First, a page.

Between chasing knuckleballs to the backstop and rolling ankles in the outfield, the 2016 season has been a rough one for Boston Red Sox catchers. However, there has been one steady hand behind the dish for much of the season. Ian York uses PITCHf/x to analyze Sandy Leon’s framing to determine if the catcher has made any improvements behind the plate.
In spring training this year, no one would have expected to hear, “With Sandy Leon’s bat, he doesn’t need to be a great defender to help win baseball games.”
However, Leon is a solid defensive catcher. He has a strong arm, with a career caught-stealing rate of 44%; in 2016 he has thrown out 10 of 24 stolen-base attempts for a 42% average, well above the MLB average of 28.3%. He has a reputation as a good game-caller and a good manager of pitchers, though this is difficult for outsiders to measure.
We can also look directly at his framing ability using PITCHf/x data. Having started 38 games at catcher (plus one at DH – another contestant for least likely sentence in spring training), he’s now caught just about enough games with the Red Sox this season for his framing numbers to have some predictive value, though just barely.
Briefly, the way I look at framing is to break the area around the strike zone into smaller sections; ask what fraction of pitches in each region are called strikes across the league (the background level); and then ask what fraction of pitches in each area were called strikes for Leon. In other words, this directly compares Leon’s strike-framing ability to the average catcher across all of baseball.
Measured this way, Leon is almost exactly neutral for framing pitches. Compared to the average catcher, he has lost 0.09 strikes per game from framing. Considering the small number of games we have to look at (meaning that the variation from his “true” framing value is still fairly high) this is essentially MLB average.
Last year, also in a limited number of games (32 starts at catcher), Leon ended up with a slightly worse number, losing about 0.67 strikes per game compared to average. Based on our simplistic look at sample sizes, even with the small number of games, this suggests that Leon really was at least slightly below league average in 2015.
PITCHf/x gives us enough detail on called strike location that we can chart out Leon’s strong and weak areas. First let’s look at his 2015 framing chart:
In these charts, red shows regions around the strike zone where Leon earned called strikes at a higher than league-average rate, and blue shows areas where he was worse than average. The grey polygon outlines the de facto strike zone as umpires called it in 2015; the charts are from the umpire’s viewpoint. Overall, there is more blue than red, and the blue is more or less evenly distributed; with the exception of up and inside to left-handed batters, Leon was losing strike calls all around the strike zone.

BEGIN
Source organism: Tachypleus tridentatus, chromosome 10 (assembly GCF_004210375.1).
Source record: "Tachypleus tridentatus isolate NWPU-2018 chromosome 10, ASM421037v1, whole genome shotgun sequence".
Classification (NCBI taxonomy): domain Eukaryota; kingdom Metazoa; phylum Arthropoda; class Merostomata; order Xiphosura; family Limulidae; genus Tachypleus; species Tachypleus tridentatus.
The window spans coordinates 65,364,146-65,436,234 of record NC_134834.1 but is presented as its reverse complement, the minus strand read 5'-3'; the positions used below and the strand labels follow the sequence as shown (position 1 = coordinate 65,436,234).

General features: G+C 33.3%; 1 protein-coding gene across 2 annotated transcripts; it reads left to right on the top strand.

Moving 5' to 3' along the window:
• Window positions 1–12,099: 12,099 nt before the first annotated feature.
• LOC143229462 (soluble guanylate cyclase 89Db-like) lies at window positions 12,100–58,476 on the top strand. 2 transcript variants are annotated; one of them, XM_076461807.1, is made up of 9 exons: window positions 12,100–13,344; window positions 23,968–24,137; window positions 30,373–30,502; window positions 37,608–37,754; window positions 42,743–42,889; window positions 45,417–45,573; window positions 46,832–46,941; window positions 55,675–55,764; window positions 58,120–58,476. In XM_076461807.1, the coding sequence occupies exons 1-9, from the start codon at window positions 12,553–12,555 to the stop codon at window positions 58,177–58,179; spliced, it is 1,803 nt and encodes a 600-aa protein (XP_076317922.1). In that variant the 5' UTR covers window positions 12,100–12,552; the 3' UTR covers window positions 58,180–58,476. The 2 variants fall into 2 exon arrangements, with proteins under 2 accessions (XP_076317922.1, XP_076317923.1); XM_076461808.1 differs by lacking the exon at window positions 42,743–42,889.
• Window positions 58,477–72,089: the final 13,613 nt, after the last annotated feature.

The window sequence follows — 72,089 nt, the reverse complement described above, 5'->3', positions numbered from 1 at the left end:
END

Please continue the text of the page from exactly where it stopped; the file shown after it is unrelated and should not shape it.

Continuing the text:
Now let’s look at his 2016 charts:
This time, the blue and red regions are roughly equal, but more interesting is how they are distributed. Leon has been losing strike calls at the bottom of the strike zone, but making them up by gaining high strike calls.
It seemed possible that this markedly asymmetrical framing chart might affect some pitchers more than others; pitchers whose strikeout pitches target the top of the strike zone might do better with Leon than those who prefer to target the bottom of the zone.
(This next part is really for entertainment purposes only, because sample sizes now become absurdly small.)
The only pitchers who have enough innings with Leon to make this worth asking about are David Price, Rick Porcello, and Eduardo Rodriguez. Price and Porcello end up roughly neutral (-0.53 and 0.50 extra strikes per game respectively, where “game” is extrapolated from the number of at-bats). Rodriguez, though, has apparently lost about 1.38 strikes per “game” to Leon’s framing, which would be a significant effect if we were taking these small sample sizes seriously. We can see these lost strikes by looking at balls (blue dots) vs. called strikes (red dots), relative to the de facto strike zone as it was called in 2015 for Rodriguez when Leon caught him this year:
The lost called strikes at the bottom of the strike zone are especially obvious for left-handed batters, but there were also some lost to right-handed batters. Rodriguez just doesn’t throw very many pitches that are near the top of the strike zone, meaning that the battery wasn’t able to take advantage of Leon’s strongest framing region. Conversely, Porcello in 2016 has been aggressively targeting the top of the strike zone with his fastball, and Leon may be helping him gain occasional extra strikes in that area.
Overall, the numbers are too small to draw sweeping conclusions, but this year’s framing numbers are consistent with Leon over his career – a neutral to slightly negative framer. This may be the one part of his game where he is not actively contributing. Still, as long as his OPS is above 1.000, there is plenty of room for him to be average in other ways.